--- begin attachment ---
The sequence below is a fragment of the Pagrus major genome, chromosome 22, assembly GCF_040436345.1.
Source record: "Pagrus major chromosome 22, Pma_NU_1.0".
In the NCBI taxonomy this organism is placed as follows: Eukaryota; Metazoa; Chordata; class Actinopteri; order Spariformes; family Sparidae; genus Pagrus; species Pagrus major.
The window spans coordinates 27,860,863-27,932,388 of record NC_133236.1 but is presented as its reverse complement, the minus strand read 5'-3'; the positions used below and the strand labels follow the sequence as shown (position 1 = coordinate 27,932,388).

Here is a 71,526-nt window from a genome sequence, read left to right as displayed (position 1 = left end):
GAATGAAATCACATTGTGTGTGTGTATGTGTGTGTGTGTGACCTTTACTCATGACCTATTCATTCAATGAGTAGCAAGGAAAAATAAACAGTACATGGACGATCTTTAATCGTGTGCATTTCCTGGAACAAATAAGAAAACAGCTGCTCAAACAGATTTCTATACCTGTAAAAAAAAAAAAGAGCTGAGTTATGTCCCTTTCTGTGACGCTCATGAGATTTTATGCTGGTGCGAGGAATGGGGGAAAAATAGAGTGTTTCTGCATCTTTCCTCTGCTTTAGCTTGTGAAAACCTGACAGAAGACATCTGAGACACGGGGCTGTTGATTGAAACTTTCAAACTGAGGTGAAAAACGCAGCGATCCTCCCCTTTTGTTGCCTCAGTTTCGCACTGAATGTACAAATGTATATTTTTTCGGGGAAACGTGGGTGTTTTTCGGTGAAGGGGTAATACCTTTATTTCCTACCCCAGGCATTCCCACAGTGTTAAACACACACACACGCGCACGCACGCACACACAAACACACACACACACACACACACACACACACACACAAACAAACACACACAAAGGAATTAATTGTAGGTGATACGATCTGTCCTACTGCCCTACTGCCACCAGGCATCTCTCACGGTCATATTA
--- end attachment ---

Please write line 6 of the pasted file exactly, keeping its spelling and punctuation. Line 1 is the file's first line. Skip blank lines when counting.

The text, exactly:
GAATGAAATCACATTGTGTGTGTGTATGTGTGTGTGTGTGACCTTTACTCATGACCTATTCATTCAATGAGTAGCAAGGAAAAATAAACAGTACATGGACGATCTTTAATCGTGTGCATTTCCTGGAACAAATAAGAAAACAGCTGCTCAAACAGATTTCTATACCTGTAAAAAAAAAAAAGAGCTGAGTTATGTCCCTTTCTGTGACGCTCATGAGATTTTATGCTGGTGCGAGGAATGGGGGAAAAATAGAGTGTTTCTGCATCTTTCCTCTGCTTTAGCTTGTGAAAACCTGACAGAAGACATCTGAGACACGGGGCTGTTGATTGAAACTTTCAAACTGAGGTGAAAAACGCAGCGATCCTCCCCTTTTGTTGCCTCAGTTTCGCACTGAATGTACAAATGTATATTTTTTCGGGGAAACGTGGGTGTTTTTCGGTGAAGGGGTAATACCTTTATTTCCTACCCCAGGCATTCCCACAGTGTTAAACACACACACACGCGCACGCACGCACACACAAACACACACACACACACACACACACACACACACACAAACAAACACACACAAAGGAATTAATTGTAGGTGATACGATCTGTCCTACTGCCCTACTGCCACCAGGCATCTCTCACGGTCATATTA